God Engraves Himself Into Us
A prophet in France - Stroke of the Holy Spirit
Early Christian View Of Life After
In ways that we find baffling today, Christians of the early church were convinced that life after death required a body. This was a fundamental disagreement between proto-orthodox Christians and gnostic Christians. For the gnostics, nothing was more desirable than the eventual liberation of the soul from its physical encumbrance of a body. Church fathers like Irenaeus and Tertullian, however, were adamant that without flesh, there is no person to overcome death, because a human being, in this life and the next, is an intermingled soul and body
Does God have the power to bring us back?
The view developed among the Fathers that just as God made Adam from dust, God can reconstitute a body from its smallest material bits, and thereby recover the person with identity intact, complete with her peculiar memories and even the precious scars of her martyrdom etched upon her resurrected body.2 In the Talmud, one of the rabbis suggests that our iniquities are engraved into our bones, an indelible, telltale moral record of how we conducted ourselves through the lives that were given to us.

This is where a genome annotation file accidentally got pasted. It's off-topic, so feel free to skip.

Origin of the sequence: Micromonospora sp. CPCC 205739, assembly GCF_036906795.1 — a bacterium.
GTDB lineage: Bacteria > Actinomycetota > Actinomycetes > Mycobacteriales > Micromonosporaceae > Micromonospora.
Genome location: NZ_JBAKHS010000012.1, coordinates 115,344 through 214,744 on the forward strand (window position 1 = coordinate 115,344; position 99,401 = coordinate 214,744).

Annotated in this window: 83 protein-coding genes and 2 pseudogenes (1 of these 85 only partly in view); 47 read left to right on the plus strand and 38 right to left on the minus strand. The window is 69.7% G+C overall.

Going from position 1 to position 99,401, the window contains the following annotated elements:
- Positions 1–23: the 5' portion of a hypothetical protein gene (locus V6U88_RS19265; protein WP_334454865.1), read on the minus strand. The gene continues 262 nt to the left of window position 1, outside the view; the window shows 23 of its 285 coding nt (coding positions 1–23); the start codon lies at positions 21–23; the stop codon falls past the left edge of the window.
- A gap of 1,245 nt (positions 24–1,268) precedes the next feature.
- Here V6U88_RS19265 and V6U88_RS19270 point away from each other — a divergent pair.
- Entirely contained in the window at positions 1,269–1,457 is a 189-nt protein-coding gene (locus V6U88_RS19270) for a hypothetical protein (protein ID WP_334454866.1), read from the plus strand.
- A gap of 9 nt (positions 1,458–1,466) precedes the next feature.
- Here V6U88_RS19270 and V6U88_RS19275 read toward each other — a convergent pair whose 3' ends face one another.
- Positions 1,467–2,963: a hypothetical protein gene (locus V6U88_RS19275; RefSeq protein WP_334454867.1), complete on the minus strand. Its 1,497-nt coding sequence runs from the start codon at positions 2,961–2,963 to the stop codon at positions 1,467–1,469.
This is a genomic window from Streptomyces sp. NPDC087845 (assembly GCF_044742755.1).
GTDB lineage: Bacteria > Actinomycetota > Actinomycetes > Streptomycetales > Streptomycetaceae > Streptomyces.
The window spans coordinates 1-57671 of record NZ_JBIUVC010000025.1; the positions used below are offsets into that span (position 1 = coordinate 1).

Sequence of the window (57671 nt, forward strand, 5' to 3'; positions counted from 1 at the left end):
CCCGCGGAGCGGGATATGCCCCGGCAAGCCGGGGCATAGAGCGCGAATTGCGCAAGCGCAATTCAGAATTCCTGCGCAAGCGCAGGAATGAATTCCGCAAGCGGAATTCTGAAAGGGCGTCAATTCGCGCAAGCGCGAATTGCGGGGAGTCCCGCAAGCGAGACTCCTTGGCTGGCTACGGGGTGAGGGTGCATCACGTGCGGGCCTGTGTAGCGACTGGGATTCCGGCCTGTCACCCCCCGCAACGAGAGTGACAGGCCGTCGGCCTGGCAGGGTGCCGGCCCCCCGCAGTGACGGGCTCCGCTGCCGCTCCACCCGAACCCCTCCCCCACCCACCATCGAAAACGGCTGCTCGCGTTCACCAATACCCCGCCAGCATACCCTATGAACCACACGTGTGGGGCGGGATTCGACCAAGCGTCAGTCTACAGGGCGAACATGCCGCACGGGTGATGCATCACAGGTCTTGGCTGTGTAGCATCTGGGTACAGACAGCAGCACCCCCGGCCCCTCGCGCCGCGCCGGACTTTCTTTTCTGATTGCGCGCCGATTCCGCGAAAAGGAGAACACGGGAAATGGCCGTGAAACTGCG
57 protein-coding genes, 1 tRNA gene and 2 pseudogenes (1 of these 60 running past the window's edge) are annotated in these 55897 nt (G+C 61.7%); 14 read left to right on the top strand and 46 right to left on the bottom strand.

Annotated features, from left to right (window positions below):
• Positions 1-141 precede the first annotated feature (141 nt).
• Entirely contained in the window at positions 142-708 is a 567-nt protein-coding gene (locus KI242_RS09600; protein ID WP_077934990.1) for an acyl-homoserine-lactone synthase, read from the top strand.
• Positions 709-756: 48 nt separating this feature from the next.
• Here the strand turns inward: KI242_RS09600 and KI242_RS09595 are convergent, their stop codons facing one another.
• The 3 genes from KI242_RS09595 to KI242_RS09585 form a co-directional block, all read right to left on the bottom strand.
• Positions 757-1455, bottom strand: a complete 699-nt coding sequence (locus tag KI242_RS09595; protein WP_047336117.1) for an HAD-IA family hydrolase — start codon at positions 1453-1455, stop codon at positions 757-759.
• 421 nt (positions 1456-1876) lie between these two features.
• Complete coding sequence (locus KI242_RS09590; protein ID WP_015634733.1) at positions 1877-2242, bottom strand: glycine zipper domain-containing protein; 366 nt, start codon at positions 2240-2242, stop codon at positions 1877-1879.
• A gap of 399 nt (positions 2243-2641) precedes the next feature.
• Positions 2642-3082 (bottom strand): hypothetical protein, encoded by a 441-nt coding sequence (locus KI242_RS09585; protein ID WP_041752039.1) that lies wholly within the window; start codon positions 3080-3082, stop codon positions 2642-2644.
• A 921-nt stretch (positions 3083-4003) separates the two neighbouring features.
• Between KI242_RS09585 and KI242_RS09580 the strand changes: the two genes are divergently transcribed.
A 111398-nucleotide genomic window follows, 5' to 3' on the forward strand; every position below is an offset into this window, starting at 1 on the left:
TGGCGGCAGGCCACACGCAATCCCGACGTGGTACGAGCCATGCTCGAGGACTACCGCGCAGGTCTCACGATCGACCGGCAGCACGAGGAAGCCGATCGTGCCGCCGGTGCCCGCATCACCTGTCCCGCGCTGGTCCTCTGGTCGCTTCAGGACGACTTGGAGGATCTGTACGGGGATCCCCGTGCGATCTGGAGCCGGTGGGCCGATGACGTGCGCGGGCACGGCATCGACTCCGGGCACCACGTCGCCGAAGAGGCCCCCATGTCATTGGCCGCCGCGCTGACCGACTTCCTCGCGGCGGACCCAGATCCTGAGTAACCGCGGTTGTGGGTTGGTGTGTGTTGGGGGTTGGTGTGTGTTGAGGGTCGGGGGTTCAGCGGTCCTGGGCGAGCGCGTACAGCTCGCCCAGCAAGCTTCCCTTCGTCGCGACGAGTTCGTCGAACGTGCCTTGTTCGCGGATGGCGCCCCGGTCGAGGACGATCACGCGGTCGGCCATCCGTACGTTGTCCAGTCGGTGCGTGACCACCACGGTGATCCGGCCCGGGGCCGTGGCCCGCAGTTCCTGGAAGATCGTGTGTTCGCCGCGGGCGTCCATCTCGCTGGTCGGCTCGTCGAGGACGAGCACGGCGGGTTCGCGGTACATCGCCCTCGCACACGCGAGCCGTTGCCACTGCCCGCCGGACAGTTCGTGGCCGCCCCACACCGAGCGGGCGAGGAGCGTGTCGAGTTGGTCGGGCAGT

In a recent issue of National Geographic, an article entitled “Lost Tribes of the Green Sahara” describes how archaeologists unearthed some 200 graves near a vanished lake that indicated the Sahara was once a fertile area. The skeletons buried there disclosed amazing information about two groups of people who had lived at least a thousand years apart. The bones and teeth unearthed from the graves revealed the sex, age, general health, diet, diseases, injuries, and habits of the deceased. The size and condition of the bones gave clues to lifestyles, work, and living conditions of the inhabitants.